The bewildering disappearance of the Malaysian Airlines Boeing 777 demonstrates that current systems for tracking aircraft are badly out of date, U.S. Rep. Elizabeth Esty, D-Conn., says.
“There’s more GPS in the phone in your pocket than on most of our 21st century airliners – that’s frightening,” says Esty, who serves on a Congressional subcommittee on aviation.
The mysterious loss of the Malaysian widebody jet has prompted Esty to step up her campaign to get the Federal Aviation Administration, aircraft manufacturers and the major airlines to adopt the GPS-based “NextGen” air traffic monitoring system.
Several years ago, Bradley International Airport became a pioneer when it was part of an American Airlines test flight from Dallas to Greater Hartford using components the system. But making it a part of day-to-day air travel across the country is still years away at least.
The FAA and the national pilots union have endorsed NextGen, saying it would provide safer flying, long-term aviation fuel savings, more direct flight routes, and vastly more efficient airports that could expand service without adding runways. The system would base flight patterns on satellite-coordinated positioning systems, which theoretically allow more planes into the same airspace – and direct them to fly much more directly – than signals from WWII-era radar installations on the ground.
“Successful implementation is a combination of technology, airline enthusiasm, pilot training, controller training, and a stakeholder environment,” Capt. Sean Cassidy, first vice president of the Airline Pilots Association, told an aviation forum last fall. “NextGen must be NowGen.”
But the upfront cost is estimated in the billions of dollars, and neither the federal government, the airlines or aircraft manufacturers have been willing to absorb it. Esty believes the Malaysian Airlines loss could spur action because it illustrates how far technology has evolved since the invention of ground-based radar, which is the heart of the current air traffic control system.
Esty has been promoting NextGen investments through her position on the Aviation Subcommittee of the U.S. Transportation and Infrastructure Committee. She toured air traffic control facilities at Bradley in April to hear how various components of a NextGen would enable planes to be moved more efficiently before takeoff, on departure, in flight, on final approach and even taxiing to the gate. All of that adds up to burning less fuel, emitting less pollution and accommodating additional flights at big-city airports that are already running at or near the peak capacity that a radar-based system allows.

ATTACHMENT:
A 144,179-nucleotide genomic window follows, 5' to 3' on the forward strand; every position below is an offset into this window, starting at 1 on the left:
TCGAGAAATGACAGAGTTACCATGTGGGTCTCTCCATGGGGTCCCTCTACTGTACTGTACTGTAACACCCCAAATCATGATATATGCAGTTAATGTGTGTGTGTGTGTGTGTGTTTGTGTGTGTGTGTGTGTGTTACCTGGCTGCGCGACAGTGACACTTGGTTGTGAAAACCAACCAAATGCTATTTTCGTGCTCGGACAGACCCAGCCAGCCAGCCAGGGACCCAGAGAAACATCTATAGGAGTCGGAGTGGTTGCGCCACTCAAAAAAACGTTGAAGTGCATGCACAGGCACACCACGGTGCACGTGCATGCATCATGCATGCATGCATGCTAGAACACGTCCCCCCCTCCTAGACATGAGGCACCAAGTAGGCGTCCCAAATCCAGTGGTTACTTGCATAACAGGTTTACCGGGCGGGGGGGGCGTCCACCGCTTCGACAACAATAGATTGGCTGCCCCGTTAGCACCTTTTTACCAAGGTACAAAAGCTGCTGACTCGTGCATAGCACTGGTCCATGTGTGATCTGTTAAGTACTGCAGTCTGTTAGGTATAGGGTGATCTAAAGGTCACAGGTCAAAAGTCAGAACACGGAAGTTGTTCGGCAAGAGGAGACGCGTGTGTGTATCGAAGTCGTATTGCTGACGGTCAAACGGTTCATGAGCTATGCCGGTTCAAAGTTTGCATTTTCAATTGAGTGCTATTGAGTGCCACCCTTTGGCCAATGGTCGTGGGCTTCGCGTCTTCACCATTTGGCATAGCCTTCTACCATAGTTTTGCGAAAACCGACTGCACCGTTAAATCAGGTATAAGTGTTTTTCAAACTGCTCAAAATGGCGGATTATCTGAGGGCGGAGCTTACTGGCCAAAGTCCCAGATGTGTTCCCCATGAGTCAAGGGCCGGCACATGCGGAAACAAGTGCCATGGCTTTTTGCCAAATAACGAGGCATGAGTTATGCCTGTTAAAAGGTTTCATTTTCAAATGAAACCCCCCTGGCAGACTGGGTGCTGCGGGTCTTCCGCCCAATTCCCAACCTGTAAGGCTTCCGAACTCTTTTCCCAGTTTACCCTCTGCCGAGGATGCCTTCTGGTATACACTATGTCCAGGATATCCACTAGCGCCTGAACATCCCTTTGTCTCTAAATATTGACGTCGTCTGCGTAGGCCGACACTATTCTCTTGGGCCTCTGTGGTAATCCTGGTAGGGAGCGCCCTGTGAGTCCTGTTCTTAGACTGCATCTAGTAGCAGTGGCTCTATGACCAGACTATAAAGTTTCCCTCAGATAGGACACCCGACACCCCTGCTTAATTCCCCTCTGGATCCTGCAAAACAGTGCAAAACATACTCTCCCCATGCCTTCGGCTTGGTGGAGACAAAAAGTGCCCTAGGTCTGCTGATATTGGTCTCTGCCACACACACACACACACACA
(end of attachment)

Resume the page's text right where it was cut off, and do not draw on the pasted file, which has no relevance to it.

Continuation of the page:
“We know that relative to GPS, radar is not as accurate – we’d be seeing our planes’ precise positions in 3-d, not just approximate locations every eight seconds,” she says. “This can save 10 percent of the fuel that’s being burned – that’s a really big win for the environment. There’s less circling and less noise for people who live near airports.”
Connecticut stands to reap a special gain, because it’s one of the states with manufacturers on the forefront of aviation technology, she says. General Electric subsidiaries are deeply involved in NextGen design and development, so a widespread transition to the new system could create high-quality jobs in the state, she says.
“And as we license and develop it, other countries will want and need it – and Connecticut will have the expertise and the defense contractors with the technologies that could be adopted for it,” she says.
The National Air Traffic Controllers Association has been generally supportive of the technological component of NextGen, but advises on its website that “Right now, NextGen is little more than a very ambitious research and development project.” It cautions that FAA in the past has muddied the issue by lumping NextGen into a wide-ranging series of potential overhauls of the entire aviation system, some of which air traffic controllers oppose.
The FAA supports NextGen technology, and puts forward a detailed case at http://www.faa.gov/nextgen/. But federal funding has been slim, and Esty wants the agency to do more to motivate the private sector to act.
“So far the FAA has not prioritized getting this done, and the (budget) sequestration didn’t help,” she says. “But in light of what happened with the Malaysian Airlines plane, this is on people’s minds now. The estimates are that search so far has cost a quarter of billion dollars already. We need to see this is about safety, and also about national security.”
Esty is working to build bipartisan support for a system of incentives for manufacturers who put NextGen equipment on new planes and for airlines that retrofit existing fleets. She also wants penalties for laggards; the system becomes cost-efficient when at least 75 percent of the planes in U.S. skies have it, and Esty says the leaders in making that happen deserve a benefit.
“We need a system of carrots and sticks,” she says. “And we need to know that it’s not costless for us to not take action.”